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Pah-mee-ców-ee-tah, Man Who Tracks, a Chief

1830 George Catlin Born: Wilkes-Barre, Pennsylvania 1796 Died: Jersey City, New Jersey 1872 oil on canvas 29 x 24 in. (73.7 x 60.9 cm) Smithsonian American Art Museum Gift of Mrs. Joseph Harrison, Jr. 1985.66.251 Not currently on view

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George Catlin probably painted this portrait of Man Who Tracks, a member of the Peoria tribe, at Fort Leavenworth (in today’s Kansas) in 1830, the same year he took portraits of the Delaware, Kaskaskia, Kickapoo, and other tribes. Catlin’s efforts from 1830 are generally considered his first attempts at Indian portraits in the West. In his travel account Letters and Notes, which he published in the 1840s, Catlin described his portraits of the Peoria, particularly Man Who Tracks and No English (see 1985.66.253): “Of this tribe I painted the portraits of . . . [Man Who Tracks and No English]. These are said to be the most influential men in the tribe, and both were very curiously and well dressed, in articles of civilized manufacture.” (Truettner, The Natural Man Observed, 1979)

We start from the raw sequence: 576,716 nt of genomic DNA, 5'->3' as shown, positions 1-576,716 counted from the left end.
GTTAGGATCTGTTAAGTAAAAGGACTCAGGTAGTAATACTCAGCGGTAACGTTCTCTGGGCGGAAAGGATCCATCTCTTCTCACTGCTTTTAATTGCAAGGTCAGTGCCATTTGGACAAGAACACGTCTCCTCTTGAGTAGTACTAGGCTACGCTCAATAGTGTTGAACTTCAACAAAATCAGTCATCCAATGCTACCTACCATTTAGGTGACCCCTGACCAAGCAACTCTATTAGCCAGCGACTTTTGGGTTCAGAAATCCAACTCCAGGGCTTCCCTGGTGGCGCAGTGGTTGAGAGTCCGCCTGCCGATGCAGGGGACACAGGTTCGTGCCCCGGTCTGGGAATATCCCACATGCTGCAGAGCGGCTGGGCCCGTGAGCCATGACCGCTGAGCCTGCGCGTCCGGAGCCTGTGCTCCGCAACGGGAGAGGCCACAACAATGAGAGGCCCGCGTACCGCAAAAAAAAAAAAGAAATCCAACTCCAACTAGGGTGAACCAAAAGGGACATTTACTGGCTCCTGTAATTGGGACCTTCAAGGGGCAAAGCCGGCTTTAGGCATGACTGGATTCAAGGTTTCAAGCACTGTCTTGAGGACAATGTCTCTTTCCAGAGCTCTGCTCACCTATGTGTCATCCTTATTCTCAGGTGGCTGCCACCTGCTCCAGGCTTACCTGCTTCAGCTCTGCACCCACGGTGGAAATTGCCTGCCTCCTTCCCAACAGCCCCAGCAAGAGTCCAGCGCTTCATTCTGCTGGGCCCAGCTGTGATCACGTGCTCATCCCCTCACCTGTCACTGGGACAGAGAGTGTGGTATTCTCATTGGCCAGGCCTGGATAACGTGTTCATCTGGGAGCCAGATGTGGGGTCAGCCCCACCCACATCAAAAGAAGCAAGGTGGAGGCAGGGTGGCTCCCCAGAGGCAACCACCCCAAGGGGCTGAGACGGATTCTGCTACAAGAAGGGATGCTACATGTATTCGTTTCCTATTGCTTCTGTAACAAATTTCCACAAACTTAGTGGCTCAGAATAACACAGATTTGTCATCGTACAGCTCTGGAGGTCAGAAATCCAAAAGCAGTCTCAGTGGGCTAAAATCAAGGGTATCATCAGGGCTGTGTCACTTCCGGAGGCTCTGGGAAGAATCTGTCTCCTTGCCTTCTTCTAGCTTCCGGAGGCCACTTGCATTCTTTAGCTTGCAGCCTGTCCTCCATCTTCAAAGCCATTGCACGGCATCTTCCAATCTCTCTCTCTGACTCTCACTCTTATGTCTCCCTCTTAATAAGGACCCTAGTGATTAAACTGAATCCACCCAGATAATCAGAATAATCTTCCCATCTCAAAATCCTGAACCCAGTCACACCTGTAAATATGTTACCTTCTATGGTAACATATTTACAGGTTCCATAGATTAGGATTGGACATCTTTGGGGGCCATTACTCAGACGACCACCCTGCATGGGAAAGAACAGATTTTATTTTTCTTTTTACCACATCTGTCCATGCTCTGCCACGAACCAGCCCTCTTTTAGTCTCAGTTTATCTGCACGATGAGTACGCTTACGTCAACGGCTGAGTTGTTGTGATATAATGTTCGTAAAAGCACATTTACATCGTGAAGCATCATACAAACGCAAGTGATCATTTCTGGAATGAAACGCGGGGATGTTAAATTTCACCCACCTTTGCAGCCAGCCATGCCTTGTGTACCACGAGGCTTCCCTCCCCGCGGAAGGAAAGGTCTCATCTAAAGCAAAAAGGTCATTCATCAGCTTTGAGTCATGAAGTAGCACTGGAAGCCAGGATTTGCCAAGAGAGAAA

Ethnic - Indian - Peoria

Portrait male - Man Who Tracks


paint - oil

fabric - canvas

metal - aluminum - support added